This is the first part of a series of posts that cover one of the fundamentals of the cost based optimizer in 9i and later. Understanding how the different system statistics modes work is crucial in making the most out of the cost based optimizer, therefore I'll attempt to provide some detailed explanations and samples about the formulas and arithmetics used. Finally I'll show (again) that using multiple block sizes for "tuning" purposes is a bad idea in general, along with detailed examples why I think this is so.
One of the deficiencies of the traditional I/O based costing was that it simply counted the number of I/O requests making no differentation between single-block I/O and multi-block I/O.
System statistics were introduced in Oracle 9i to allow the cost based optimizer to take into account that single-block I/Os and multi-block I/Os should be treated differently in terms of costing and to include a CPU component in the cost calculation.
The system statistics tell the cost based optimizer (CBO) among other things the time it takes to perform a single block read request and a multi-block read request. Given this information the optimizer ought to be able to come to estimates that better fit the particular environment where the database is running on and additionally use an appropriate costing for multi-block read requests that usually take longer than single block read requests. Given the information about the time it takes to perform the read requests the cost calculated can be turned into a time estimate.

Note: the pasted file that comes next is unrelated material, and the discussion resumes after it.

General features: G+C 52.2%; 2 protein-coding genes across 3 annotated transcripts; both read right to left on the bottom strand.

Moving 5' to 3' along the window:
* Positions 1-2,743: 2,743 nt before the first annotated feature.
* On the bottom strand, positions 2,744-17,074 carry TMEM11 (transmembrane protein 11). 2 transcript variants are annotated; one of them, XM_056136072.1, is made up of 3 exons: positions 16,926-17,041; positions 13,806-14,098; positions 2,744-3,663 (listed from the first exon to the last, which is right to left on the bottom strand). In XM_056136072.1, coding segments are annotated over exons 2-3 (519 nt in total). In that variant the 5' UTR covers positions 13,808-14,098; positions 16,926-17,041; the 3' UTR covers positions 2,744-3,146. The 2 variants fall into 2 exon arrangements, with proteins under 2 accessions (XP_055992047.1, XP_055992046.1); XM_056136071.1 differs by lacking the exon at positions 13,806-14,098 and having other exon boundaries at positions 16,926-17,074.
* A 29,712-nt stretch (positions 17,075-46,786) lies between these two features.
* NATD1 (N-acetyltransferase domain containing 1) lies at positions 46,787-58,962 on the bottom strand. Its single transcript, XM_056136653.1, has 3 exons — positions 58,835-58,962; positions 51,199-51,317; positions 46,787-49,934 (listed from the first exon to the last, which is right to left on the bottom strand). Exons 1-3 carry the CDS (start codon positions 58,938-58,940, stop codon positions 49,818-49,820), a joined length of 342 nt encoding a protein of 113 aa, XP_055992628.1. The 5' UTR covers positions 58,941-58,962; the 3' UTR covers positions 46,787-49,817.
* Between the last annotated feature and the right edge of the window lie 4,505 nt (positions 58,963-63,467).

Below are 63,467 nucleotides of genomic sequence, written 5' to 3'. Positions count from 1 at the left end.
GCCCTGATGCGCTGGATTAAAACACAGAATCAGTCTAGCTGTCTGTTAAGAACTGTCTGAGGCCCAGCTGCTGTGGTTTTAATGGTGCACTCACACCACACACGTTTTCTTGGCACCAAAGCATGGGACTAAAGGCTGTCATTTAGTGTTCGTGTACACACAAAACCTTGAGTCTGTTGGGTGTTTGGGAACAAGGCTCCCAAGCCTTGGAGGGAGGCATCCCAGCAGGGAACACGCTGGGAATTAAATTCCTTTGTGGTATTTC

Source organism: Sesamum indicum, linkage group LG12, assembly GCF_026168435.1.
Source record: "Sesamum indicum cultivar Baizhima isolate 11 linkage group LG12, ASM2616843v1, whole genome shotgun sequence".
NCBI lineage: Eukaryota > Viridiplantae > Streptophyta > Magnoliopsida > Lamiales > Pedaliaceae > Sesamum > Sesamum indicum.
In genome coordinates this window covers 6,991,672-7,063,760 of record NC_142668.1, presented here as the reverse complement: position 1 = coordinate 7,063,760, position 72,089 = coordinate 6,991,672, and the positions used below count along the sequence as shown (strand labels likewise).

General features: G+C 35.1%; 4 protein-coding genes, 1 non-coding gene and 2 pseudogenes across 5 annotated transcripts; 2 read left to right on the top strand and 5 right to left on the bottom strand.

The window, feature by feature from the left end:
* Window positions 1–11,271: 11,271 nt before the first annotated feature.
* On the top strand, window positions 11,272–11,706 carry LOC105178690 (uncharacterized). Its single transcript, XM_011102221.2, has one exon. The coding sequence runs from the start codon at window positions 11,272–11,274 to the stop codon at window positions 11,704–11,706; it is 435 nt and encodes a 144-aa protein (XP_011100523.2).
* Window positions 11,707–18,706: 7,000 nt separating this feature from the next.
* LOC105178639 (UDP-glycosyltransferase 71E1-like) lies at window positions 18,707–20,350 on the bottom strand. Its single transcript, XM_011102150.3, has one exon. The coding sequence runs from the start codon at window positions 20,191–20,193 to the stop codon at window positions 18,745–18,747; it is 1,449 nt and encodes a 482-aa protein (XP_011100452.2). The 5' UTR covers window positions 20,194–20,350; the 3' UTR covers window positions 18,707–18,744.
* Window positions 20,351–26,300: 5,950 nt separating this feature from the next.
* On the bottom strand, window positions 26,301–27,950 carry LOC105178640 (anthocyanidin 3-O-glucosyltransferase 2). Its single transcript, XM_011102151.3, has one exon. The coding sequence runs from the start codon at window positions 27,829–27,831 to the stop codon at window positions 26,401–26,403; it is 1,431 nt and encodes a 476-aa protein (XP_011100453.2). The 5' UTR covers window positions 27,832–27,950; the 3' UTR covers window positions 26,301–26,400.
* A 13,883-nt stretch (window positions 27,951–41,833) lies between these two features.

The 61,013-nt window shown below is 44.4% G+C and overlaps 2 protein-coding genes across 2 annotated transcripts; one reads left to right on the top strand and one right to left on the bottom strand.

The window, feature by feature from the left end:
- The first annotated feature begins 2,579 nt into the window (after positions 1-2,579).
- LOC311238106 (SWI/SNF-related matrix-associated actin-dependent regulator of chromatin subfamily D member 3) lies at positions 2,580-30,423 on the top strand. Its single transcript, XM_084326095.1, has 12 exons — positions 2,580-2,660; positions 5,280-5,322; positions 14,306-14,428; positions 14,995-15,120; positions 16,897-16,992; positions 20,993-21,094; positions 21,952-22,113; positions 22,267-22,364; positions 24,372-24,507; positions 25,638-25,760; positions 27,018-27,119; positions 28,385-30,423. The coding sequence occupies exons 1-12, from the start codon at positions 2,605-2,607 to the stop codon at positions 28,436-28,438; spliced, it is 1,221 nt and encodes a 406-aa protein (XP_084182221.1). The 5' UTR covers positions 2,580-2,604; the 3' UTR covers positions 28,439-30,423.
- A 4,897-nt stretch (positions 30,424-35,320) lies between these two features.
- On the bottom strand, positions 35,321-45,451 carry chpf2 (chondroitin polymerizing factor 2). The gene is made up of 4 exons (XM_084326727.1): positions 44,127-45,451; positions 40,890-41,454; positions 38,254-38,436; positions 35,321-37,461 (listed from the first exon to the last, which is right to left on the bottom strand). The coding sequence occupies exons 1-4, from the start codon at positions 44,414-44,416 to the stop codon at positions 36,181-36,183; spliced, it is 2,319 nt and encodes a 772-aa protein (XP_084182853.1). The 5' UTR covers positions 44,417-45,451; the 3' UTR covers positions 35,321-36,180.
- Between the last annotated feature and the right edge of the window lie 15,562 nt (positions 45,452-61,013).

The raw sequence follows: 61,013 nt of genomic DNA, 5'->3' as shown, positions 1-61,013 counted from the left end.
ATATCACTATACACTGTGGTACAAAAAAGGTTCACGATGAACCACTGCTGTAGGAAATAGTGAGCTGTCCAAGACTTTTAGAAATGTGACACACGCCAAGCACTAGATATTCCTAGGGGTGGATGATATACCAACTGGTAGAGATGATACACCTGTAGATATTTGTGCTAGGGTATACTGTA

The cost calculated with system statistics is still expressed in the same units as with traditional I/O based costing, which is in units of single-block read requests.
Some time ago on the OTN forum the following table layout was part of a discussion regarding performance issues and it revealed an interesting anomaly regarding list partition pruning:
If you're using list partitioning with partitions that use multiple values that map to a single list partition then the optimizer obviously uses a questionable approach when you're using multiple values on the partition key to prune to a single partition.
Consider the following table layout:
I'm now going to populate that table using this sample data: